If not, you’ll have to pay a late enrollment penalty. The GEP starts on January 1 and ends on March 31. If you enroll in Part B, take advantage of the period between April 1 and June 30 to enroll in a prescription drug plan.
Medicare Supplement Open Enrollment (MSOEP)
For someone whose birthday falls on February 15 and whose Part B benefits go live on March 1, you will be able to enroll in a Medicare Supplement (Medigap) plan starting in March.
Enrolling during this period is vital because you will automatically qualify for a guaranteed issue right. Having a guarantee issue right means you will be accepted into the plan of your choice regardless of your current health status. If you wait too long and your MSOEP expires, you may have to pay more or be rejected for coverage altogether.
Medicare Special Election Periods (SEP)
Special Enrollment Periods are a little hard to describe. They can happen anytime during the year if your life circumstances change and you suddenly lose or need to change your healthcare coverage.
Here are a few examples of when you may be eligible for a SEP:
- Moving to a new zip code
- Losing existing creditable insurance coverage
- Switching from employer coverage (either you or your spouse’s) to Medicare
- And more
If you currently have coverage and want to switch to Medicare, you can qualify for a SEP. Regardless of the circumstances, you will have 60 days to make the changes you need to make. If you feel like you’ll need more time, be sure to contact your local Centers for Medicare & Medicaid Services office right away.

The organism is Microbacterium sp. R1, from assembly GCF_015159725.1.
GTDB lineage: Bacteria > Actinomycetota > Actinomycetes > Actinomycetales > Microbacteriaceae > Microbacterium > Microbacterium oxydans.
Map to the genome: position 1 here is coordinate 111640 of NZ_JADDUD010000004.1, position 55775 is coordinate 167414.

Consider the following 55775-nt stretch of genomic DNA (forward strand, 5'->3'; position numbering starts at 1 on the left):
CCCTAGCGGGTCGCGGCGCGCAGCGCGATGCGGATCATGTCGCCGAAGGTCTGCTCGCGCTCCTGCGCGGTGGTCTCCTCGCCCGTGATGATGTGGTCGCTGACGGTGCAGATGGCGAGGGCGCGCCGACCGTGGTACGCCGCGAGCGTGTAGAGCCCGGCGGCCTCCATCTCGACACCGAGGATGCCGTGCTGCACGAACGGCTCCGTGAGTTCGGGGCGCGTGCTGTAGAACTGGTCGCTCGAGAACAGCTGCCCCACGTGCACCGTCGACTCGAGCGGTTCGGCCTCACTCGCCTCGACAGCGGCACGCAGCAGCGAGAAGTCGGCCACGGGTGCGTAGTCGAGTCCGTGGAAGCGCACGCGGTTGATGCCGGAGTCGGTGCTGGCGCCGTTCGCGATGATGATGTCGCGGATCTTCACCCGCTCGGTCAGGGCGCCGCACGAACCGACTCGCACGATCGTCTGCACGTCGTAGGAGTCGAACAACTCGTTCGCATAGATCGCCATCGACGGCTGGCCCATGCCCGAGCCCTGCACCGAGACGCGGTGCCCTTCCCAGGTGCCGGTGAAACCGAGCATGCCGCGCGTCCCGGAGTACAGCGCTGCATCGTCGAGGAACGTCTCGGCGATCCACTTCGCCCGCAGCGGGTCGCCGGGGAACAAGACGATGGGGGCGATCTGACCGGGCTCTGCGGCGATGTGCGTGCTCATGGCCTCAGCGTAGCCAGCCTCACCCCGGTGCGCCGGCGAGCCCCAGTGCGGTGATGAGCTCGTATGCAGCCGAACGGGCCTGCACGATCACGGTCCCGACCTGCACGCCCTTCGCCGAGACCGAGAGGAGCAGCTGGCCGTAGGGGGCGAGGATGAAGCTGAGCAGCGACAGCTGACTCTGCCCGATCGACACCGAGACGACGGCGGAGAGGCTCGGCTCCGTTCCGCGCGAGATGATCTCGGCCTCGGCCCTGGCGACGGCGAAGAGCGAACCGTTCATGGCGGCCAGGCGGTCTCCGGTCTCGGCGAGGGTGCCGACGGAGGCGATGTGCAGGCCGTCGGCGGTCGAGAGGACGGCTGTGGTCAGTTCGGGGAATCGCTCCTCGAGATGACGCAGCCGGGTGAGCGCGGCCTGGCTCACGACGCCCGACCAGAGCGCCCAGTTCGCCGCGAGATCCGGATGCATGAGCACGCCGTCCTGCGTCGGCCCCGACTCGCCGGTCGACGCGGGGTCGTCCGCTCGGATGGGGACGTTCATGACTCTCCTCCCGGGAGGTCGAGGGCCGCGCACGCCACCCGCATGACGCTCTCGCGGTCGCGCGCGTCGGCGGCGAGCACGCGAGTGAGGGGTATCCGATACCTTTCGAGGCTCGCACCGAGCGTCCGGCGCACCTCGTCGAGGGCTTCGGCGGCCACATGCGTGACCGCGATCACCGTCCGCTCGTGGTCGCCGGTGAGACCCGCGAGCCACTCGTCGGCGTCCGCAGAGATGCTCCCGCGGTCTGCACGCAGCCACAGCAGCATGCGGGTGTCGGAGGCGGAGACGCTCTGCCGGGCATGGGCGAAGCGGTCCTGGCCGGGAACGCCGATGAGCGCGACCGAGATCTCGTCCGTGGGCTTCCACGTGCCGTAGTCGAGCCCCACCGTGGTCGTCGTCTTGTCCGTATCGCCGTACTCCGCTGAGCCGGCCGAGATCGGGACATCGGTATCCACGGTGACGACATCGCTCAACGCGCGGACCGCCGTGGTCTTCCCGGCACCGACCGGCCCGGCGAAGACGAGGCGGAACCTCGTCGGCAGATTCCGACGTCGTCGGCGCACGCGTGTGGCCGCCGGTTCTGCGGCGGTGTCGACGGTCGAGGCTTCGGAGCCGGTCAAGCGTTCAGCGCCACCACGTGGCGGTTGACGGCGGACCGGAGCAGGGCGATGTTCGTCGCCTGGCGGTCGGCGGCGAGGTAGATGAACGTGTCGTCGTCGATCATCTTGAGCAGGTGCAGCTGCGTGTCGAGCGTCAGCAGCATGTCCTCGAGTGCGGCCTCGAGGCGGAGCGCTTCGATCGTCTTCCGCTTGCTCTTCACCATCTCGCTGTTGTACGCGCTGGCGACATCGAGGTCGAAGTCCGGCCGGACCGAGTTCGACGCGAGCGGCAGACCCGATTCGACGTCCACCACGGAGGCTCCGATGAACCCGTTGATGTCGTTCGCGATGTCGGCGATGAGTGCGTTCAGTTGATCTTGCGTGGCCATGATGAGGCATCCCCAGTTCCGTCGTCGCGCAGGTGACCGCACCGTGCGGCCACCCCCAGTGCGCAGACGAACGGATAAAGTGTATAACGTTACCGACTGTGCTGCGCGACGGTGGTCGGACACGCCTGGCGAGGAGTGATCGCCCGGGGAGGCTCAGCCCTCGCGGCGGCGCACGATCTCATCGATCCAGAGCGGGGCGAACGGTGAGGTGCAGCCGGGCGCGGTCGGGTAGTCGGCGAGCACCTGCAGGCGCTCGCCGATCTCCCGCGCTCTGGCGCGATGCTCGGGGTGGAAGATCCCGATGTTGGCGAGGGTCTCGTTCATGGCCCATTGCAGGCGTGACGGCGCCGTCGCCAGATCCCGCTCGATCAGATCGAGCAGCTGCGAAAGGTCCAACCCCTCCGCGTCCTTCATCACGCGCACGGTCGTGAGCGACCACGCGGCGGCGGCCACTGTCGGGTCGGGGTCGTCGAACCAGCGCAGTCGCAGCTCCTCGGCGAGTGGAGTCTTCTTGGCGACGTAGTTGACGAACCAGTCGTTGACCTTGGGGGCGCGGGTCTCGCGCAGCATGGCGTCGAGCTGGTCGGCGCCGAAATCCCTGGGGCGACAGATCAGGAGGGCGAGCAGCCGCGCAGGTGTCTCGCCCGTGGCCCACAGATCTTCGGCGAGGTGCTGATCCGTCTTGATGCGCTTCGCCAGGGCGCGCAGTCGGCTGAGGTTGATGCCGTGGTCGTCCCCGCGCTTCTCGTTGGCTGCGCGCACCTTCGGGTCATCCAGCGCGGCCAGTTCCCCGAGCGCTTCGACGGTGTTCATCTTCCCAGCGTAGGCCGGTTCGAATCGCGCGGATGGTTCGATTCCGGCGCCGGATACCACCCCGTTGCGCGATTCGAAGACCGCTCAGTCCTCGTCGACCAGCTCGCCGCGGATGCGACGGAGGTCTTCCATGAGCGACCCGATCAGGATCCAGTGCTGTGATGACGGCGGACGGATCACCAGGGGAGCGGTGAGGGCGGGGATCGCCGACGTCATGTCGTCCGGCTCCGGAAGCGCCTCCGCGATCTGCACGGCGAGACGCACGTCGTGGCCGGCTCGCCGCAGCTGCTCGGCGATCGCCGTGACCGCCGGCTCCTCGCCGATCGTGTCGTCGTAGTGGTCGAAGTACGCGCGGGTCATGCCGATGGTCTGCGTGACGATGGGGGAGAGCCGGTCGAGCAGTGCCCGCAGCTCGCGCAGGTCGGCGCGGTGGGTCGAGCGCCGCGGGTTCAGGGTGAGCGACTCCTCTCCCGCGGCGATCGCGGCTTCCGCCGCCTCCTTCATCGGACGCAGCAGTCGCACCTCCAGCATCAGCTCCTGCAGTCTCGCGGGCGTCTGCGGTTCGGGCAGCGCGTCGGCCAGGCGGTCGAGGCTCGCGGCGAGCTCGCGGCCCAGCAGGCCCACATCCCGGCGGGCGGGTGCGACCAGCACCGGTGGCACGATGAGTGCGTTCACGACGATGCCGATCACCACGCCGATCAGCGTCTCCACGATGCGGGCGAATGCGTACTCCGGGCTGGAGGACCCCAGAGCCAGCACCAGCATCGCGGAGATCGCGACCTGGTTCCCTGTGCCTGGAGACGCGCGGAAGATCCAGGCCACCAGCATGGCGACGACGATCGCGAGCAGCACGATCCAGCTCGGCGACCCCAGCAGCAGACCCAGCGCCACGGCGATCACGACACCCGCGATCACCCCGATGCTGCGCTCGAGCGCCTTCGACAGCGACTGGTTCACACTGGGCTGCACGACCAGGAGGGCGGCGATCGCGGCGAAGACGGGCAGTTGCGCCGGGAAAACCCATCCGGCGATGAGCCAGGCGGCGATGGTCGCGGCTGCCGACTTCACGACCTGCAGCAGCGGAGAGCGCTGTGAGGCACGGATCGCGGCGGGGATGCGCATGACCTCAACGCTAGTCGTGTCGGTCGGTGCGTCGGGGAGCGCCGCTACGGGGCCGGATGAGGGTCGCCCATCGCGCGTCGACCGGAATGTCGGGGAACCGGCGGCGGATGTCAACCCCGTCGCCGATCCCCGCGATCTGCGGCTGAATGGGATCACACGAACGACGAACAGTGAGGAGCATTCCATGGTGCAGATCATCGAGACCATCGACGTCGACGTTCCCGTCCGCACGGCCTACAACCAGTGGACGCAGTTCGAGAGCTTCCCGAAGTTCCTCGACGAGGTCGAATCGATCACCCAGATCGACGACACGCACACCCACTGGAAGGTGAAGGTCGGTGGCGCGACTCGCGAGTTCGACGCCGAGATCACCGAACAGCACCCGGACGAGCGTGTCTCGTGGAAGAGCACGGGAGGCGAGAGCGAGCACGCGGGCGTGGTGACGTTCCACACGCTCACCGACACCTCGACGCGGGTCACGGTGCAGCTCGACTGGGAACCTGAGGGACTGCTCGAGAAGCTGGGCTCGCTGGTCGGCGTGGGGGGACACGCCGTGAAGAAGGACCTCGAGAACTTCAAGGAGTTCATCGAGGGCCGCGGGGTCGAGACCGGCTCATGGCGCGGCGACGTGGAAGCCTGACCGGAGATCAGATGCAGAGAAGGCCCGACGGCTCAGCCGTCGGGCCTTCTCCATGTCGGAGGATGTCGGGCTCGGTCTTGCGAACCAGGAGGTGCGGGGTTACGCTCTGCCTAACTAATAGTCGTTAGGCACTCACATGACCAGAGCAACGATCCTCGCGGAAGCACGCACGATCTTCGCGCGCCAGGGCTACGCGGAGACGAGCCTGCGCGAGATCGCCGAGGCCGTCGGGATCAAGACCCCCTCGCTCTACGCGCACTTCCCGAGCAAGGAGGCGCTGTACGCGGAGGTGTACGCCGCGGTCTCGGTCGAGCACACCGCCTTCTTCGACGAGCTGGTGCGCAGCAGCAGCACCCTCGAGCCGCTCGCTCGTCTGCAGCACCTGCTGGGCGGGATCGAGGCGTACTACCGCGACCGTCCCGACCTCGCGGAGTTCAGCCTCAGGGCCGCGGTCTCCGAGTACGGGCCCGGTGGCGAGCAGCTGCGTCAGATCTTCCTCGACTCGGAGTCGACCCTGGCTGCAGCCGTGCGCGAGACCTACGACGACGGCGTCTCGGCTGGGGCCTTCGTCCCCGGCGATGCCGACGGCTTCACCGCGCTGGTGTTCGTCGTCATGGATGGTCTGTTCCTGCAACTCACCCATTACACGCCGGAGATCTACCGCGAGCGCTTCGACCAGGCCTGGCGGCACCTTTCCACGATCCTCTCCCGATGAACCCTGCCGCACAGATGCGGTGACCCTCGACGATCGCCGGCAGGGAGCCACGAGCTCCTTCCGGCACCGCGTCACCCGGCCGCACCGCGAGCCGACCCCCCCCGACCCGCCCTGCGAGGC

Medicare Advantage Initial Coverage Election Period (MAICEP)
If you want a Medicare Advantage plan, you must sign up for Original Medicare. Once settled in, you’ll find yourself in a Medicare Advantage Initial Coverage Election Period.
If you plan on enrolling in Medicare immediately, this period is the same as your IEP. You won’t need to enroll in Part D because you’ll be enrolling in prescription drug coverage as a part of your Medicare Advantage plan.
If you enroll in Part B after your IEP, your MAICEP will be three months before your Part B effective date. If you can’t find a Medicare Advantage plan in time, you’ll likely have to settle for Original Medicare until another enrollment period opens up.
What are the three enrollment periods for Medicare?
Suppose you’re explicitly referring to Part A & Part B. In that case, the three enrollment periods are your Initial Enrollment Period, the General Enrollment Period, and a Special Enrollment Period if you had a change in circumstance.
Can you enroll in Medicare anytime?
No, there are specific enrollment periods for the different parts of Medicare. However, when it comes to Medicare Supplement plans, you can enroll at any time of the year as long as you’re enrolled in Part B.
Do I have to enroll in Medicare every year?
No, you don’t have to enroll in Medicare every year. However, you want to compare plans annually during the Annual Enrollment Period to ensure you have the best coverage in your area for the upcoming year.
What happens if you don’t enroll in Medicare at 65?
If you don’t enroll in Medicare at 65 and don’t have another form of creditable coverage, you’ll be penalized for not enrolling when you were first eligible. You’ll be penalized 10% of the standard Part B premium every 12 months you go without coverage. You’ll also be penalized 1% of the standard Part D premium per month you delayed coverage. The Centers for Medicare & Medicaid Services will add these penalties to your monthly premiums for the rest of your life.
How to Get Help Understanding Your Medicare Enrollment Periods
If you’re unsure what Medicare enrollment periods you’re eligible for or currently in, give us a call. Our agents are here to help you navigate the complexities of Medicare. You can also complete our rate form to get rates in your area.